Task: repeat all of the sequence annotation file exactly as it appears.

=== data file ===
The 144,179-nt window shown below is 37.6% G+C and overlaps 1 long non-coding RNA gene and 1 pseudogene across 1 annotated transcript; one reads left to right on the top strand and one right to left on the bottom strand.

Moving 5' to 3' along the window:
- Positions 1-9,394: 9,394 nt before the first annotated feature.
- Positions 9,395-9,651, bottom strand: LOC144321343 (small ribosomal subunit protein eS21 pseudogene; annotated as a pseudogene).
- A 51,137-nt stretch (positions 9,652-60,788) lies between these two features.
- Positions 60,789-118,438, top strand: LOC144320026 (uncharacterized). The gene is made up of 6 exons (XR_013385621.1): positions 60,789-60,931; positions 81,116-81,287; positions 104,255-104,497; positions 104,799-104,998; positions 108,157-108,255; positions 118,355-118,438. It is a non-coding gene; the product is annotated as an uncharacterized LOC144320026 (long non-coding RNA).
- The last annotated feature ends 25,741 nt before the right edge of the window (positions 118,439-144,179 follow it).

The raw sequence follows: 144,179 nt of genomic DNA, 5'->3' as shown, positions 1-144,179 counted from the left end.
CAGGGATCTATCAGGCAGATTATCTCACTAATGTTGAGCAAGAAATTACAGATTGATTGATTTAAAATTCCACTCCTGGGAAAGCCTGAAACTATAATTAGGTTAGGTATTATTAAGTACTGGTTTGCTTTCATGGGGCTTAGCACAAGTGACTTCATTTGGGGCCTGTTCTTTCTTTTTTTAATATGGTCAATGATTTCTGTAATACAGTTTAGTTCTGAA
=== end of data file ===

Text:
The 144,179-nt window shown below is 37.6% G+C and overlaps 1 long non-coding RNA gene and 1 pseudogene across 1 annotated transcript; one reads left to right on the top strand and one right to left on the bottom strand.

Moving 5' to 3' along the window:
- Positions 1-9,394: 9,394 nt before the first annotated feature.
- Positions 9,395-9,651, bottom strand: LOC144321343 (small ribosomal subunit protein eS21 pseudogene; annotated as a pseudogene).
- A 51,137-nt stretch (positions 9,652-60,788) lies between these two features.
- Positions 60,789-118,438, top strand: LOC144320026 (uncharacterized). The gene is made up of 6 exons (XR_013385621.1): positions 60,789-60,931; positions 81,116-81,287; positions 104,255-104,497; positions 104,799-104,998; positions 108,157-108,255; positions 118,355-118,438. It is a non-coding gene; the product is annotated as an uncharacterized LOC144320026 (long non-coding RNA).
- The last annotated feature ends 25,741 nt before the right edge of the window (positions 118,439-144,179 follow it).

The raw sequence follows: 144,179 nt of genomic DNA, 5'->3' as shown, positions 1-144,179 counted from the left end.
CAGGGATCTATCAGGCAGATTATCTCACTAATGTTGAGCAAGAAATTACAGATTGATTGATTTAAAATTCCACTCCTGGGAAAGCCTGAAACTATAATTAGGTTAGGTATTATTAAGTACTGGTTTGCTTTCATGGGGCTTAGCACAAGTGACTTCATTTGGGGCCTGTTCTTTCTTTTTTTAATATGGTCAATGATTTCTGTAATACAGTTTAGTTCTGAA